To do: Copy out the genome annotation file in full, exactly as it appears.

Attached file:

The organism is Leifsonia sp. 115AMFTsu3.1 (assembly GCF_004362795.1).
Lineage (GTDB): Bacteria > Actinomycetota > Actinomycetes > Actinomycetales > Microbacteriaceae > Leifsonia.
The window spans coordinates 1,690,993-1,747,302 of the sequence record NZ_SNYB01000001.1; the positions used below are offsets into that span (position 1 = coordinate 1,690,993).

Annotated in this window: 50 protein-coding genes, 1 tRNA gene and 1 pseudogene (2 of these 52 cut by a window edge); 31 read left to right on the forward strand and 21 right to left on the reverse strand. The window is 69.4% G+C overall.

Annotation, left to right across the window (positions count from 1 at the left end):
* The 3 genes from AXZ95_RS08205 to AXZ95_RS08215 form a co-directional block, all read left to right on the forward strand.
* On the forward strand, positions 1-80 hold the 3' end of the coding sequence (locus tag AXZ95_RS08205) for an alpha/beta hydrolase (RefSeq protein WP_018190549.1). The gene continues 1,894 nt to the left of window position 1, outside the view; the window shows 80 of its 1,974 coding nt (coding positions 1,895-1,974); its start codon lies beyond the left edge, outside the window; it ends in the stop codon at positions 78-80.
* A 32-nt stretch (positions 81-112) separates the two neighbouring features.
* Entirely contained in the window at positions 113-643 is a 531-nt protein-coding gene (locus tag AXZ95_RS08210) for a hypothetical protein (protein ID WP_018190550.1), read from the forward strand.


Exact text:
The organism is Leifsonia sp. 115AMFTsu3.1 (assembly GCF_004362795.1).
Lineage (GTDB): Bacteria > Actinomycetota > Actinomycetes > Actinomycetales > Microbacteriaceae > Leifsonia.
The window spans coordinates 1,690,993-1,747,302 of the sequence record NZ_SNYB01000001.1; the positions used below are offsets into that span (position 1 = coordinate 1,690,993).

Annotated in this window: 50 protein-coding genes, 1 tRNA gene and 1 pseudogene (2 of these 52 cut by a window edge); 31 read left to right on the forward strand and 21 right to left on the reverse strand. The window is 69.4% G+C overall.

Annotation, left to right across the window (positions count from 1 at the left end):
* The 3 genes from AXZ95_RS08205 to AXZ95_RS08215 form a co-directional block, all read left to right on the forward strand.
* On the forward strand, positions 1-80 hold the 3' end of the coding sequence (locus tag AXZ95_RS08205) for an alpha/beta hydrolase (RefSeq protein WP_018190549.1). The gene continues 1,894 nt to the left of window position 1, outside the view; the window shows 80 of its 1,974 coding nt (coding positions 1,895-1,974); its start codon lies beyond the left edge, outside the window; it ends in the stop codon at positions 78-80.
* A 32-nt stretch (positions 81-112) separates the two neighbouring features.
* Entirely contained in the window at positions 113-643 is a 531-nt protein-coding gene (locus tag AXZ95_RS08210) for a hypothetical protein (protein ID WP_018190550.1), read from the forward strand.